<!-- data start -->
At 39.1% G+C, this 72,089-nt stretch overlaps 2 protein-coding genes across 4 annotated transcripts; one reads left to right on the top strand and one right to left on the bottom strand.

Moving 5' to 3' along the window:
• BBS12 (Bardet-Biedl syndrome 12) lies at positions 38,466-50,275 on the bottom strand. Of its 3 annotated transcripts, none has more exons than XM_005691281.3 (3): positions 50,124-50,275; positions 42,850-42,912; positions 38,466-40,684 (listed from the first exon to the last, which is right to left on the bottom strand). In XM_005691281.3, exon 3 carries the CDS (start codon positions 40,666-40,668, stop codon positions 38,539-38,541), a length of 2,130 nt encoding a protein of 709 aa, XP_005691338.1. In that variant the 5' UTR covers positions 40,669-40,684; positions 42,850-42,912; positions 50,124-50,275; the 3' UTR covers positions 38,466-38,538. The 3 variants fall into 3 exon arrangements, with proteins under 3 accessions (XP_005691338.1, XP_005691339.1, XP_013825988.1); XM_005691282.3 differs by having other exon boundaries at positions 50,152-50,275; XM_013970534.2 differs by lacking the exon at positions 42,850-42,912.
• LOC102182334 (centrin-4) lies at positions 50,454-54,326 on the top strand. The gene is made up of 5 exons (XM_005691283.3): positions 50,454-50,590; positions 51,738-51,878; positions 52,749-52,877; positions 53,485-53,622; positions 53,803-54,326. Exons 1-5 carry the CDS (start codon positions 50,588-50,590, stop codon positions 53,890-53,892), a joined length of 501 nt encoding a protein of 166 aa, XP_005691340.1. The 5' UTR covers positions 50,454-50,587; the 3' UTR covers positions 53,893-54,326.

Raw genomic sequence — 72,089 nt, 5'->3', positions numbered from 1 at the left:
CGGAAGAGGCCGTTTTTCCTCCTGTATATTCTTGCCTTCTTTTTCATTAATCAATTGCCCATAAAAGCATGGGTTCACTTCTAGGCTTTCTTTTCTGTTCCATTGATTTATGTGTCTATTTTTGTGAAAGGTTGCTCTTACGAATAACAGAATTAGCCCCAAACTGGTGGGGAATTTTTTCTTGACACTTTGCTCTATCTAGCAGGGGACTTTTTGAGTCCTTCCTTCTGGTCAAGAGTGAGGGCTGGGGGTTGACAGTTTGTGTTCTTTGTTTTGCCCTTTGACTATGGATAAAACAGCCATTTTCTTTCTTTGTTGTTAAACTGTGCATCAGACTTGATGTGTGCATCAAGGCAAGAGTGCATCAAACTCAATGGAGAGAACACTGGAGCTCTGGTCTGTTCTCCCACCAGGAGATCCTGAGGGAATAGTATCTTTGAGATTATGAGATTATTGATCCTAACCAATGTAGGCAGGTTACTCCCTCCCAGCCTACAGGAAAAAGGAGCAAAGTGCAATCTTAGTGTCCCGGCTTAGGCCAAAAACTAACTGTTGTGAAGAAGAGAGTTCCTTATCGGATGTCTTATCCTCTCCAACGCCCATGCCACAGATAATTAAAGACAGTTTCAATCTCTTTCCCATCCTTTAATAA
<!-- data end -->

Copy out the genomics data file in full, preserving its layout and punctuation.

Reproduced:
At 39.1% G+C, this 72,089-nt stretch overlaps 2 protein-coding genes across 4 annotated transcripts; one reads left to right on the top strand and one right to left on the bottom strand.

Moving 5' to 3' along the window:
• BBS12 (Bardet-Biedl syndrome 12) lies at positions 38,466-50,275 on the bottom strand. Of its 3 annotated transcripts, none has more exons than XM_005691281.3 (3): positions 50,124-50,275; positions 42,850-42,912; positions 38,466-40,684 (listed from the first exon to the last, which is right to left on the bottom strand). In XM_005691281.3, exon 3 carries the CDS (start codon positions 40,666-40,668, stop codon positions 38,539-38,541), a length of 2,130 nt encoding a protein of 709 aa, XP_005691338.1. In that variant the 5' UTR covers positions 40,669-40,684; positions 42,850-42,912; positions 50,124-50,275; the 3' UTR covers positions 38,466-38,538. The 3 variants fall into 3 exon arrangements, with proteins under 3 accessions (XP_005691338.1, XP_005691339.1, XP_013825988.1); XM_005691282.3 differs by having other exon boundaries at positions 50,152-50,275; XM_013970534.2 differs by lacking the exon at positions 42,850-42,912.
• LOC102182334 (centrin-4) lies at positions 50,454-54,326 on the top strand. The gene is made up of 5 exons (XM_005691283.3): positions 50,454-50,590; positions 51,738-51,878; positions 52,749-52,877; positions 53,485-53,622; positions 53,803-54,326. Exons 1-5 carry the CDS (start codon positions 50,588-50,590, stop codon positions 53,890-53,892), a joined length of 501 nt encoding a protein of 166 aa, XP_005691340.1. The 5' UTR covers positions 50,454-50,587; the 3' UTR covers positions 53,893-54,326.

Raw genomic sequence — 72,089 nt, 5'->3', positions numbered from 1 at the left:
CGGAAGAGGCCGTTTTTCCTCCTGTATATTCTTGCCTTCTTTTTCATTAATCAATTGCCCATAAAAGCATGGGTTCACTTCTAGGCTTTCTTTTCTGTTCCATTGATTTATGTGTCTATTTTTGTGAAAGGTTGCTCTTACGAATAACAGAATTAGCCCCAAACTGGTGGGGAATTTTTTCTTGACACTTTGCTCTATCTAGCAGGGGACTTTTTGAGTCCTTCCTTCTGGTCAAGAGTGAGGGCTGGGGGTTGACAGTTTGTGTTCTTTGTTTTGCCCTTTGACTATGGATAAAACAGCCATTTTCTTTCTTTGTTGTTAAACTGTGCATCAGACTTGATGTGTGCATCAAGGCAAGAGTGCATCAAACTCAATGGAGAGAACACTGGAGCTCTGGTCTGTTCTCCCACCAGGAGATCCTGAGGGAATAGTATCTTTGAGATTATGAGATTATTGATCCTAACCAATGTAGGCAGGTTACTCCCTCCCAGCCTACAGGAAAAAGGAGCAAAGTGCAATCTTAGTGTCCCGGCTTAGGCCAAAAACTAACTGTTGTGAAGAAGAGAGTTCCTTATCGGATGTCTTATCCTCTCCAACGCCCATGCCACAGATAATTAAAGACAGTTTCAATCTCTTTCCCATCCTTTAATAA